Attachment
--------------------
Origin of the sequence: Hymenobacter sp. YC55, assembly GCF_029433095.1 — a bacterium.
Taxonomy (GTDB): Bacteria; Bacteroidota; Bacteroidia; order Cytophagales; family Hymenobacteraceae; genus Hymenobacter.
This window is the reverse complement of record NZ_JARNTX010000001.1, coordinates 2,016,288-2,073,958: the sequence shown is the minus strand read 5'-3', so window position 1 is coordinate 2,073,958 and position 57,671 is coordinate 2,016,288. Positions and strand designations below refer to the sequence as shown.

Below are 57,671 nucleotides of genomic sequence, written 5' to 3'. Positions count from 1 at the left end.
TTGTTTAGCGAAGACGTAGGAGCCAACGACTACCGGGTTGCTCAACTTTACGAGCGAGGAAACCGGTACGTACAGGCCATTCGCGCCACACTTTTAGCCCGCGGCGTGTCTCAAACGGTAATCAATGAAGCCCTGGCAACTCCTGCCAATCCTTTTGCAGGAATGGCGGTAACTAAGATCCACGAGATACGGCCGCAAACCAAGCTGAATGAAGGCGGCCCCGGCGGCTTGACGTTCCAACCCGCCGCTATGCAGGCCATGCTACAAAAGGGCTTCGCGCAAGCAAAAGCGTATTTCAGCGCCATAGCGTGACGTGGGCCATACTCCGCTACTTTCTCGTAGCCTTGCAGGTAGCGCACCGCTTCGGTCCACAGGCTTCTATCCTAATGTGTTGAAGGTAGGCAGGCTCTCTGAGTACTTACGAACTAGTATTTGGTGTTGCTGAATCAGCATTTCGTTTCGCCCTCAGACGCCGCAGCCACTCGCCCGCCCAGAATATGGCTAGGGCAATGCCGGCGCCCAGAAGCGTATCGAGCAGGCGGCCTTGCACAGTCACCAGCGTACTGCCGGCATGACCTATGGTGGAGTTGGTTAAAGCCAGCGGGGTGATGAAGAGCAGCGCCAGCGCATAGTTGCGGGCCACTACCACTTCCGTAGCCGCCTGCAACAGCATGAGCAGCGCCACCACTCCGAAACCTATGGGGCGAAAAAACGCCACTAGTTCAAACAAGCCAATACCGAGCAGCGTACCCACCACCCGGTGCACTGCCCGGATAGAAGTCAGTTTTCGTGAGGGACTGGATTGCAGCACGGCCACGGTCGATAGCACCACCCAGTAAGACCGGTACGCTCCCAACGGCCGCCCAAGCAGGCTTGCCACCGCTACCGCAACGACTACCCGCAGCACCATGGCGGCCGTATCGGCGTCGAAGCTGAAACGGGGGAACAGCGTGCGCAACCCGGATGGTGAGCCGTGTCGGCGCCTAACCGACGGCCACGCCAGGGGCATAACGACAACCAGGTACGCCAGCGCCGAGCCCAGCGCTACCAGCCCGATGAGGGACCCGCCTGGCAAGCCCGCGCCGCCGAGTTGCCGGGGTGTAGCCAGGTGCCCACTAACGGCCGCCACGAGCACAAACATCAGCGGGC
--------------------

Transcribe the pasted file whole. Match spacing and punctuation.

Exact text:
Origin of the sequence: Hymenobacter sp. YC55, assembly GCF_029433095.1 — a bacterium.
Taxonomy (GTDB): Bacteria; Bacteroidota; Bacteroidia; order Cytophagales; family Hymenobacteraceae; genus Hymenobacter.
This window is the reverse complement of record NZ_JARNTX010000001.1, coordinates 2,016,288-2,073,958: the sequence shown is the minus strand read 5'-3', so window position 1 is coordinate 2,073,958 and position 57,671 is coordinate 2,016,288. Positions and strand designations below refer to the sequence as shown.

Below are 57,671 nucleotides of genomic sequence, written 5' to 3'. Positions count from 1 at the left end.
TTGTTTAGCGAAGACGTAGGAGCCAACGACTACCGGGTTGCTCAACTTTACGAGCGAGGAAACCGGTACGTACAGGCCATTCGCGCCACACTTTTAGCCCGCGGCGTGTCTCAAACGGTAATCAATGAAGCCCTGGCAACTCCTGCCAATCCTTTTGCAGGAATGGCGGTAACTAAGATCCACGAGATACGGCCGCAAACCAAGCTGAATGAAGGCGGCCCCGGCGGCTTGACGTTCCAACCCGCCGCTATGCAGGCCATGCTACAAAAGGGCTTCGCGCAAGCAAAAGCGTATTTCAGCGCCATAGCGTGACGTGGGCCATACTCCGCTACTTTCTCGTAGCCTTGCAGGTAGCGCACCGCTTCGGTCCACAGGCTTCTATCCTAATGTGTTGAAGGTAGGCAGGCTCTCTGAGTACTTACGAACTAGTATTTGGTGTTGCTGAATCAGCATTTCGTTTCGCCCTCAGACGCCGCAGCCACTCGCCCGCCCAGAATATGGCTAGGGCAATGCCGGCGCCCAGAAGCGTATCGAGCAGGCGGCCTTGCACAGTCACCAGCGTACTGCCGGCATGACCTATGGTGGAGTTGGTTAAAGCCAGCGGGGTGATGAAGAGCAGCGCCAGCGCATAGTTGCGGGCCACTACCACTTCCGTAGCCGCCTGCAACAGCATGAGCAGCGCCACCACTCCGAAACCTATGGGGCGAAAAAACGCCACTAGTTCAAACAAGCCAATACCGAGCAGCGTACCCACCACCCGGTGCACTGCCCGGATAGAAGTCAGTTTTCGTGAGGGACTGGATTGCAGCACGGCCACGGTCGATAGCACCACCCAGTAAGACCGGTACGCTCCCAACGGCCGCCCAAGCAGGCTTGCCACCGCTACCGCAACGACTACCCGCAGCACCATGGCGGCCGTATCGGCGTCGAAGCTGAAACGGGGGAACAGCGTGCGCAACCCGGATGGTGAGCCGTGTCGGCGCCTAACCGACGGCCACGCCAGGGGCATAACGACAACCAGGTACGCCAGCGCCGAGCCCAGCGCTACCAGCCCGATGAGGGACCCGCCTGGCAAGCCCGCGCCGCCGAGTTGCCGGGGTGTAGCCAGGTGCCCACTAACGGCCGCCACGAGCACAAACATCAGCGGGC